Jennie also mentioned an interesting study that has been done on the efficacy of soliciting volunteers to help elderly patients at mealtime in order to prevent choking, food aspiration, and nutritional deficits when patients become unable to feed themselves.  You can find that study here: https://www.ncbi.nlm.nih.gov/pmc/articles/PMC3813467/.

Thank you Jennie, for taking time to help others during this difficult time of grief.  Our prayers are with you. 

Sunday, November 27, 2016

Jealousy Blinds Us to Blessings

I took care of my mother in my home for 12 years following her diagnosis with Alzheimer's.  My one, repeated prayer during that time was "Please don't make me put Mom into a nursing home." I'd been horrified at my beloved grandmother's rest home experience, and felt that all my sacrifices on Mom's behalf would be worthwhile if only I could avoid enduring the agony of watching her go through a similar trial. But in the fall of this year, Mom's needs increased just at the time I was facing numerous small but strength-draining health challenges. I became physically unable to meet her needs and was forced to do what I felt I'd paid my dues against; we placed Mom into nursing home care.

As I watched Mom struggle to adapt to her new schedule, I suppressed resentful thoughts toward the Lord. I kept up a cursory morning devotion time but stopped praising or reading very much Scripture at all. However, resentment can't be repressed for very long; it is like bacteria that grows exponentially and causes infection. I began expressing anger toward my husband over inconsequential things. The past, no longer bathed in the clean light of the faith that had led me to the decisions I'd made, became darkened  by a vision-clouding haze of resentment that tainted every thought and memory. Years after the fact, I became angry that I'd  quit my job to take care of my mother as others kept right on building fat retirement accounts. I no longer thanked God daily for the many, often miraculous ways He has met my needs.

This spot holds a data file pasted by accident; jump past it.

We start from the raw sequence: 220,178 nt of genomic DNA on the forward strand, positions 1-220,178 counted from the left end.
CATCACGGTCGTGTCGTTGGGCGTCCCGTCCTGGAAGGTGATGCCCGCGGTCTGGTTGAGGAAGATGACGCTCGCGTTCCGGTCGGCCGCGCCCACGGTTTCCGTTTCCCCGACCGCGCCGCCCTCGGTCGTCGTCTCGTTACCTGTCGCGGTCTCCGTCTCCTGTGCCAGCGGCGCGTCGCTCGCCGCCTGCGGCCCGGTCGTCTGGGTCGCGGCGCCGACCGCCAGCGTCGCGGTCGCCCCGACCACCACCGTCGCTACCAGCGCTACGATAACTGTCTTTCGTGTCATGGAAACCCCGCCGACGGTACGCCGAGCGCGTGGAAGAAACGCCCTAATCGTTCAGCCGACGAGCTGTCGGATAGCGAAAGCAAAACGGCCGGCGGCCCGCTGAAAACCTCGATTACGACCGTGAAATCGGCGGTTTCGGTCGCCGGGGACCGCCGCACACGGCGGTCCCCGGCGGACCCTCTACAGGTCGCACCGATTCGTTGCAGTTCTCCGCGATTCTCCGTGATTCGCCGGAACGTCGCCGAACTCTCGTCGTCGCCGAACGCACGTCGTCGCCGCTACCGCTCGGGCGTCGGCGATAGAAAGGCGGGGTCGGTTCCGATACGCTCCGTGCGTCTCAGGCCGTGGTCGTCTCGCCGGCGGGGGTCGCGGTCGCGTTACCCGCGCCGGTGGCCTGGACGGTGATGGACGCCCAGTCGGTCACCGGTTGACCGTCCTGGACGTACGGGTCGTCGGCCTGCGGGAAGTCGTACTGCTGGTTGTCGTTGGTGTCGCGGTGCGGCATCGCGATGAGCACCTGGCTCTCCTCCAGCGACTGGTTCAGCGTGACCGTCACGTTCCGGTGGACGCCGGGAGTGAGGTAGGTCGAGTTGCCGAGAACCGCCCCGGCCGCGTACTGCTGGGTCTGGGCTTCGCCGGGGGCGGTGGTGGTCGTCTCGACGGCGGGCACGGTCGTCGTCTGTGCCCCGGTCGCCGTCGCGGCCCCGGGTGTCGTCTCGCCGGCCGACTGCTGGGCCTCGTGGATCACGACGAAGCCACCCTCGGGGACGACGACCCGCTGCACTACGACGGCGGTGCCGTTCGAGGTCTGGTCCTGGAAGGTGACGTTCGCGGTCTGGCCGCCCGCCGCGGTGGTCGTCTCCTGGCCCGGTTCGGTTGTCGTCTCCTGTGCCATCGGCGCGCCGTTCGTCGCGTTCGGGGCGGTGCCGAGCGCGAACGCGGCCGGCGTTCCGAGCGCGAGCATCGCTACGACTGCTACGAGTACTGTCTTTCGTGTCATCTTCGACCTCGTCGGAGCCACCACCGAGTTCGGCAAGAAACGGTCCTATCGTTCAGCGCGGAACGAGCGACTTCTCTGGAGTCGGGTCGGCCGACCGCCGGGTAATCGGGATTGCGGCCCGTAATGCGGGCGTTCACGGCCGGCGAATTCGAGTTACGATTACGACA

We don't recognize jealousy for what it is; we think it is as simple as wishing that we possessed something that belongs to another. But true covetousness, the kind forbidden to God's people by the tenth commandment, is a deeper and more perception-bending sin than a mere, oftentimes fleeting desire that our possessions were as nice as those of our neighbors. It is when we withhold compassion and empathy from those who need it--justifying our hard-heartedness because they are more blessed than we--that covetousness becomes commandment breaking, God-displeasing sin. I coveted the lives of other people that I viewed as having had easier paths than my own. I dreaded my daily trips to the nursing home, and my appointed ministries not just to Mom, but to other residents there. In her classic book, The Christian's Secret of a Happy Life, Hannah Whitall Smith describes this resentful, covetous state of mind: "I felt as if any kind of manual labor would have been easier, and I would have preferred, infinitely, scrubbing all day on my hands and knees, to being compelled to go through the treadmill of my daily Christian work. I envied...the servants in the kitchen, and the women at the wash-tubs.”

Sometimes, before we can be truly thankful for our blessings, we have to repent of sin. My sin has been a bitter envy of other people's easier-looking lives; Lord forgive me. I haven't given God the praise that is His due even though I've been aware of His gracious provision for me through this hard time (for example, on a recent drive to the nursing home I plowed into a deer at 55 mph, with no damage to me, little damage to the car, and even the deer seemed ok). I have been like a child who eats a meal her parent has prepared, but complains that the food is not presented on her favorite plate.